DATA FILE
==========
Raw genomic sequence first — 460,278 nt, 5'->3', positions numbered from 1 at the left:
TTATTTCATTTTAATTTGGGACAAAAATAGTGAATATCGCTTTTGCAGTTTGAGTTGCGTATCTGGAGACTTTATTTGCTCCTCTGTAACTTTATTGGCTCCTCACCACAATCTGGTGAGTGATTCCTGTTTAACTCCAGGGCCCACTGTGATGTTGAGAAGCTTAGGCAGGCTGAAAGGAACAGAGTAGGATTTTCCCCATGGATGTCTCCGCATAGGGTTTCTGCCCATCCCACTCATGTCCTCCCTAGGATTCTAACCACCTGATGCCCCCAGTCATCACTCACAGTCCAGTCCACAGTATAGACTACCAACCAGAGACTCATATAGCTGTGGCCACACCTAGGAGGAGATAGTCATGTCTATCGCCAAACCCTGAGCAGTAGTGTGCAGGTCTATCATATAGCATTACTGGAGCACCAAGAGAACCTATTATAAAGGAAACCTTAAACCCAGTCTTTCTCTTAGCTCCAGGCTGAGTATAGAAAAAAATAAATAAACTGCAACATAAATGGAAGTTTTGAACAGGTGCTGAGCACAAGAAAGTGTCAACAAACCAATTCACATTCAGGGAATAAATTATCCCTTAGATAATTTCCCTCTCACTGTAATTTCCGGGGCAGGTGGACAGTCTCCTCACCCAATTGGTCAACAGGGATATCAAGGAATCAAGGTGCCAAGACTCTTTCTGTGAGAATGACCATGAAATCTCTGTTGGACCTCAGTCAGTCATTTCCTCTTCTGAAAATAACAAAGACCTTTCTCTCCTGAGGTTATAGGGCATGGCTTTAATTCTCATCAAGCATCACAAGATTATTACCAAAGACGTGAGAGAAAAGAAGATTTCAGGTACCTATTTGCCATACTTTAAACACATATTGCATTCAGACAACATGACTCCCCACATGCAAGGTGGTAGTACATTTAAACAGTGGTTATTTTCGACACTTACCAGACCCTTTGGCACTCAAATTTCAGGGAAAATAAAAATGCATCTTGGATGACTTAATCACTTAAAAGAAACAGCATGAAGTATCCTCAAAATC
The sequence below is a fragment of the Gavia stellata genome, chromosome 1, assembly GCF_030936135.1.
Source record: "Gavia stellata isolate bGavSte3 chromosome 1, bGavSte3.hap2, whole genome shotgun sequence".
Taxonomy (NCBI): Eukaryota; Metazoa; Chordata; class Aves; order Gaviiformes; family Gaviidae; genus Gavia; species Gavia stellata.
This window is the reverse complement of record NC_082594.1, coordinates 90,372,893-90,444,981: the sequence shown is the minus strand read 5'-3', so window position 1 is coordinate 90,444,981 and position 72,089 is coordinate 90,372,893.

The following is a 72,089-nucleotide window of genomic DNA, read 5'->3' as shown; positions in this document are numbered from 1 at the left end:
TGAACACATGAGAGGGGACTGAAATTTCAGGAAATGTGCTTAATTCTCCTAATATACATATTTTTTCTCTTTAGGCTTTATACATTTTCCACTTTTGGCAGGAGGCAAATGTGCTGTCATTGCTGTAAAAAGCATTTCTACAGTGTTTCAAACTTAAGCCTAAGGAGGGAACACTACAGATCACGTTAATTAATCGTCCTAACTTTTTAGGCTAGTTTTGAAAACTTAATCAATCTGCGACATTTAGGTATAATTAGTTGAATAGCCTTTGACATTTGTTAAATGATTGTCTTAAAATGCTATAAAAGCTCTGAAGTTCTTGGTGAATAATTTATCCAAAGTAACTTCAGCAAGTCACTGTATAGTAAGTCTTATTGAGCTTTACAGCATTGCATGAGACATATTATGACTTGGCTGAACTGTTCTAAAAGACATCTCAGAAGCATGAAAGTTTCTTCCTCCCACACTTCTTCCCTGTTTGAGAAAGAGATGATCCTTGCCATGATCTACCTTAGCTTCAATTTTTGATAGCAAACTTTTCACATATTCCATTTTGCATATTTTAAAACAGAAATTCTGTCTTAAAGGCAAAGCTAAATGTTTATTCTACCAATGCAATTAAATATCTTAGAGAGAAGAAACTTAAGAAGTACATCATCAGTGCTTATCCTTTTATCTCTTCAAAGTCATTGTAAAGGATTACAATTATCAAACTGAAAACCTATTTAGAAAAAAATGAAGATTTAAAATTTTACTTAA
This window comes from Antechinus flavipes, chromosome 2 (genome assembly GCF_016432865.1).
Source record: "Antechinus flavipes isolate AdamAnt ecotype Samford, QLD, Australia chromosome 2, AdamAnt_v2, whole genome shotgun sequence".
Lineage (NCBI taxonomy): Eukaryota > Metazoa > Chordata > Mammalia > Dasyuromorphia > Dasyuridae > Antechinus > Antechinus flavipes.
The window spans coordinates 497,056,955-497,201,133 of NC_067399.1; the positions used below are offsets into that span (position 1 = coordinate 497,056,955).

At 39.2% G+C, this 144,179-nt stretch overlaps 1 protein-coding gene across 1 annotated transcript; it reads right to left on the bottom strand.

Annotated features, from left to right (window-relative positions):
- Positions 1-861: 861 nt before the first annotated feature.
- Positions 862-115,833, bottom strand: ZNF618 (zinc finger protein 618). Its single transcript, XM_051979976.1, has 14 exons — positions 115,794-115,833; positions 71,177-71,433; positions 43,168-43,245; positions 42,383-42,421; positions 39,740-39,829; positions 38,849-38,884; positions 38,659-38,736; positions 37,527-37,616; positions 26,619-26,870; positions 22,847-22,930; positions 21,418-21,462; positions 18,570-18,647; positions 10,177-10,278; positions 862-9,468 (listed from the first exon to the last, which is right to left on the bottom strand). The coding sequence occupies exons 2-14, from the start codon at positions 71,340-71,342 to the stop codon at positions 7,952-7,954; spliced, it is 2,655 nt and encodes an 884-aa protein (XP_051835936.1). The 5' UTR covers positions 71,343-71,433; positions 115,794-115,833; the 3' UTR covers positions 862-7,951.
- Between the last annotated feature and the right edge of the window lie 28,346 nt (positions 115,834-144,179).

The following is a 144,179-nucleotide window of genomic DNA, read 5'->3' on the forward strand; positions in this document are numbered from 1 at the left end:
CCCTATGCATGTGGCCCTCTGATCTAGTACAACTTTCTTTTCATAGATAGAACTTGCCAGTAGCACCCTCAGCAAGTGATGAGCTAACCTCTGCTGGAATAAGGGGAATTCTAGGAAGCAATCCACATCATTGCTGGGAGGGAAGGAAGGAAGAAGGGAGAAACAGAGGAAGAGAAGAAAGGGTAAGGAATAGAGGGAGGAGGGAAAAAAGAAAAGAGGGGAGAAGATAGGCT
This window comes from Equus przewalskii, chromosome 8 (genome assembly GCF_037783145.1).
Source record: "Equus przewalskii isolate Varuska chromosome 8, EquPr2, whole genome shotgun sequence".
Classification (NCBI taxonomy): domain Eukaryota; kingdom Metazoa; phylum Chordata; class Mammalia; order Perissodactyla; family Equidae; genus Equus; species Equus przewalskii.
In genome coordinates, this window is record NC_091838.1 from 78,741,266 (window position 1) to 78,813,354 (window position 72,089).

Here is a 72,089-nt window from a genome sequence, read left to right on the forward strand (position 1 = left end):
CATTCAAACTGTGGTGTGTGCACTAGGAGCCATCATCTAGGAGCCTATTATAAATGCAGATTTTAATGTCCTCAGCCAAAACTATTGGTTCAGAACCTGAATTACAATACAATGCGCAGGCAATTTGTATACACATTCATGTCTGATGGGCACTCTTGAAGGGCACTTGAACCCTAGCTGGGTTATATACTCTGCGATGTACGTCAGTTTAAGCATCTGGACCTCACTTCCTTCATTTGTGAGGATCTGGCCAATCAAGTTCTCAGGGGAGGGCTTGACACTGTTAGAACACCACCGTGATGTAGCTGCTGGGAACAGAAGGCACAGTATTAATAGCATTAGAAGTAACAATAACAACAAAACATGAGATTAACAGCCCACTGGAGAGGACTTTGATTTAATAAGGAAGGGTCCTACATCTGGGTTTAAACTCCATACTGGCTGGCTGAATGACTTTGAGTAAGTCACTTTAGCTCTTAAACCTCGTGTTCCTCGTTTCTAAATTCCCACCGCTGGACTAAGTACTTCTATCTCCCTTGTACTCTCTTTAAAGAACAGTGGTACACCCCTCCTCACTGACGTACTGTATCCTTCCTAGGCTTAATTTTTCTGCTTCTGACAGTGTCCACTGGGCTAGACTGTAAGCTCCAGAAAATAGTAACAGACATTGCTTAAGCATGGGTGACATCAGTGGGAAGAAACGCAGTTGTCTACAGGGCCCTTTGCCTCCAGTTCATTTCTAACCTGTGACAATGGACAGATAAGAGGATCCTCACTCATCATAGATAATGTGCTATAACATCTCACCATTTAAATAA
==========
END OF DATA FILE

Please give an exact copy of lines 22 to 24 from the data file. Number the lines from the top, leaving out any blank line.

Classification (NCBI taxonomy): domain Eukaryota; kingdom Metazoa; phylum Chordata; class Mammalia; order Perissodactyla; family Equidae; genus Equus; species Equus przewalskii.
In genome coordinates, this window is record NC_091838.1 from 78,741,266 (window position 1) to 78,813,354 (window position 72,089).

Here is a 72,089-nt window from a genome sequence, read left to right on the forward strand (position 1 = left end):